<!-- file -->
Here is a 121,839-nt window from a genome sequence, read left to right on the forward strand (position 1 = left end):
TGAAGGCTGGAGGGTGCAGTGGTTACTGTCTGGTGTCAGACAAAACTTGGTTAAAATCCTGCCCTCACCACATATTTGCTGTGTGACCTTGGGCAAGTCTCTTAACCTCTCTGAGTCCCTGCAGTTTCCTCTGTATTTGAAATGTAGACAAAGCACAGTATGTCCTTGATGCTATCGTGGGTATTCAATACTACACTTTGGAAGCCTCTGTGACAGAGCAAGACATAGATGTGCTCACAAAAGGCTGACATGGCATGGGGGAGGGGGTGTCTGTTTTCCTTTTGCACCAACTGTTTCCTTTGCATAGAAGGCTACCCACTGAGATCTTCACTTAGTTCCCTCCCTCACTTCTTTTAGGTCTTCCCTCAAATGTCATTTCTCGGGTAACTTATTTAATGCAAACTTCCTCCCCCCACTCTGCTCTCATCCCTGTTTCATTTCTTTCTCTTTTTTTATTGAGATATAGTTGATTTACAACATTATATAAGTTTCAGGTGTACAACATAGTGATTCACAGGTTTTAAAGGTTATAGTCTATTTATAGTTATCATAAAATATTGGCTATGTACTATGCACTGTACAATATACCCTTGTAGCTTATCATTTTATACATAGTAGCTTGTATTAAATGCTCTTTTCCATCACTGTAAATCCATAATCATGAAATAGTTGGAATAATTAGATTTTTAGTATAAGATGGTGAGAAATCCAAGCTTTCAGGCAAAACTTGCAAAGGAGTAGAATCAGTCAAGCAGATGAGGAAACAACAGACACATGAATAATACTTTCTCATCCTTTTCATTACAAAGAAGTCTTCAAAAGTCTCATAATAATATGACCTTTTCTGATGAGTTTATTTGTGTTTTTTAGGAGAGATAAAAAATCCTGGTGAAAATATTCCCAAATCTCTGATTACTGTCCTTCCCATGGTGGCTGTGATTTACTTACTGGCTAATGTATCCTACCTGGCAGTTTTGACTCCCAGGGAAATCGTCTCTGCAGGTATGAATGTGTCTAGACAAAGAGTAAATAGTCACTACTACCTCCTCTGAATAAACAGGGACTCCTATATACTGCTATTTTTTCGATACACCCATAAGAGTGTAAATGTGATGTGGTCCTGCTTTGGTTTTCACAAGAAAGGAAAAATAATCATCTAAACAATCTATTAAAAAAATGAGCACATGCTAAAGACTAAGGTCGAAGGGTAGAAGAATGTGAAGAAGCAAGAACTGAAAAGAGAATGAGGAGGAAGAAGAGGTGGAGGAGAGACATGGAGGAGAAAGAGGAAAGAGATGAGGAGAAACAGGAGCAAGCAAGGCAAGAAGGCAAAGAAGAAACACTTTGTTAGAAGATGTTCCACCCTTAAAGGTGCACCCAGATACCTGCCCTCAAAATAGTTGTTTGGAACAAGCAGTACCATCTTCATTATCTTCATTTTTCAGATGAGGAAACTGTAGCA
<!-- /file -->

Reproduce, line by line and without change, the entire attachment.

Here is a 121,839-nt window from a genome sequence, read left to right on the forward strand (position 1 = left end):
TGAAGGCTGGAGGGTGCAGTGGTTACTGTCTGGTGTCAGACAAAACTTGGTTAAAATCCTGCCCTCACCACATATTTGCTGTGTGACCTTGGGCAAGTCTCTTAACCTCTCTGAGTCCCTGCAGTTTCCTCTGTATTTGAAATGTAGACAAAGCACAGTATGTCCTTGATGCTATCGTGGGTATTCAATACTACACTTTGGAAGCCTCTGTGACAGAGCAAGACATAGATGTGCTCACAAAAGGCTGACATGGCATGGGGGAGGGGGTGTCTGTTTTCCTTTTGCACCAACTGTTTCCTTTGCATAGAAGGCTACCCACTGAGATCTTCACTTAGTTCCCTCCCTCACTTCTTTTAGGTCTTCCCTCAAATGTCATTTCTCGGGTAACTTATTTAATGCAAACTTCCTCCCCCCACTCTGCTCTCATCCCTGTTTCATTTCTTTCTCTTTTTTTATTGAGATATAGTTGATTTACAACATTATATAAGTTTCAGGTGTACAACATAGTGATTCACAGGTTTTAAAGGTTATAGTCTATTTATAGTTATCATAAAATATTGGCTATGTACTATGCACTGTACAATATACCCTTGTAGCTTATCATTTTATACATAGTAGCTTGTATTAAATGCTCTTTTCCATCACTGTAAATCCATAATCATGAAATAGTTGGAATAATTAGATTTTTAGTATAAGATGGTGAGAAATCCAAGCTTTCAGGCAAAACTTGCAAAGGAGTAGAATCAGTCAAGCAGATGAGGAAACAACAGACACATGAATAATACTTTCTCATCCTTTTCATTACAAAGAAGTCTTCAAAAGTCTCATAATAATATGACCTTTTCTGATGAGTTTATTTGTGTTTTTTAGGAGAGATAAAAAATCCTGGTGAAAATATTCCCAAATCTCTGATTACTGTCCTTCCCATGGTGGCTGTGATTTACTTACTGGCTAATGTATCCTACCTGGCAGTTTTGACTCCCAGGGAAATCGTCTCTGCAGGTATGAATGTGTCTAGACAAAGAGTAAATAGTCACTACTACCTCCTCTGAATAAACAGGGACTCCTATATACTGCTATTTTTTCGATACACCCATAAGAGTGTAAATGTGATGTGGTCCTGCTTTGGTTTTCACAAGAAAGGAAAAATAATCATCTAAACAATCTATTAAAAAAATGAGCACATGCTAAAGACTAAGGTCGAAGGGTAGAAGAATGTGAAGAAGCAAGAACTGAAAAGAGAATGAGGAGGAAGAAGAGGTGGAGGAGAGACATGGAGGAGAAAGAGGAAAGAGATGAGGAGAAACAGGAGCAAGCAAGGCAAGAAGGCAAAGAAGAAACACTTTGTTAGAAGATGTTCCACCCTTAAAGGTGCACCCAGATACCTGCCCTCAAAATAGTTGTTTGGAACAAGCAGTACCATCTTCATTATCTTCATTTTTCAGATGAGGAAACTGTAGCA